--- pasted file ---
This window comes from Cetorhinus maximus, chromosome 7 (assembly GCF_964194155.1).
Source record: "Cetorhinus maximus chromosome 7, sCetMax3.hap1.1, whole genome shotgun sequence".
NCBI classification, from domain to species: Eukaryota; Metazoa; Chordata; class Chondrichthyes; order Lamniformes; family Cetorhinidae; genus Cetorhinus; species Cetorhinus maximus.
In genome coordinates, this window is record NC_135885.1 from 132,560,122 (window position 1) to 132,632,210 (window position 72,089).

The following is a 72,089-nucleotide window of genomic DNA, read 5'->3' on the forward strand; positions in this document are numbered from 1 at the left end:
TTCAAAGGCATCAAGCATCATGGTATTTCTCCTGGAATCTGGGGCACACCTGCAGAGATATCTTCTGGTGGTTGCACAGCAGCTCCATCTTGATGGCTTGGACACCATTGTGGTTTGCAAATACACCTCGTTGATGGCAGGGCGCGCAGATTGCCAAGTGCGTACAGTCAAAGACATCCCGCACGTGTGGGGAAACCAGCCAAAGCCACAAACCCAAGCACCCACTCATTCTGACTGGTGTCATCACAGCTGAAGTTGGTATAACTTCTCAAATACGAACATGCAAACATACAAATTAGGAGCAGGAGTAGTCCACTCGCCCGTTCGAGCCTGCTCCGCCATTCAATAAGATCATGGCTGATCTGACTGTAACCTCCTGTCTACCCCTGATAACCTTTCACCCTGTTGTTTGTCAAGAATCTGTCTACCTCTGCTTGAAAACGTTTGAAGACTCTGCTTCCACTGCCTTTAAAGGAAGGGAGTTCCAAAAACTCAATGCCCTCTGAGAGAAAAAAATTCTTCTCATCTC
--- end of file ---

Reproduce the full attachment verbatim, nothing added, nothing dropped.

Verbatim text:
This window comes from Cetorhinus maximus, chromosome 7 (assembly GCF_964194155.1).
Source record: "Cetorhinus maximus chromosome 7, sCetMax3.hap1.1, whole genome shotgun sequence".
NCBI classification, from domain to species: Eukaryota; Metazoa; Chordata; class Chondrichthyes; order Lamniformes; family Cetorhinidae; genus Cetorhinus; species Cetorhinus maximus.
In genome coordinates, this window is record NC_135885.1 from 132,560,122 (window position 1) to 132,632,210 (window position 72,089).

The following is a 72,089-nucleotide window of genomic DNA, read 5'->3' on the forward strand; positions in this document are numbered from 1 at the left end:
TTCAAAGGCATCAAGCATCATGGTATTTCTCCTGGAATCTGGGGCACACCTGCAGAGATATCTTCTGGTGGTTGCACAGCAGCTCCATCTTGATGGCTTGGACACCATTGTGGTTTGCAAATACACCTCGTTGATGGCAGGGCGCGCAGATTGCCAAGTGCGTACAGTCAAAGACATCCCGCACGTGTGGGGAAACCAGCCAAAGCCACAAACCCAAGCACCCACTCATTCTGACTGGTGTCATCACAGCTGAAGTTGGTATAACTTCTCAAATACGAACATGCAAACATACAAATTAGGAGCAGGAGTAGTCCACTCGCCCGTTCGAGCCTGCTCCGCCATTCAATAAGATCATGGCTGATCTGACTGTAACCTCCTGTCTACCCCTGATAACCTTTCACCCTGTTGTTTGTCAAGAATCTGTCTACCTCTGCTTGAAAACGTTTGAAGACTCTGCTTCCACTGCCTTTAAAGGAAGGGAGTTCCAAAAACTCAATGCCCTCTGAGAGAAAAAAATTCTTCTCATCTC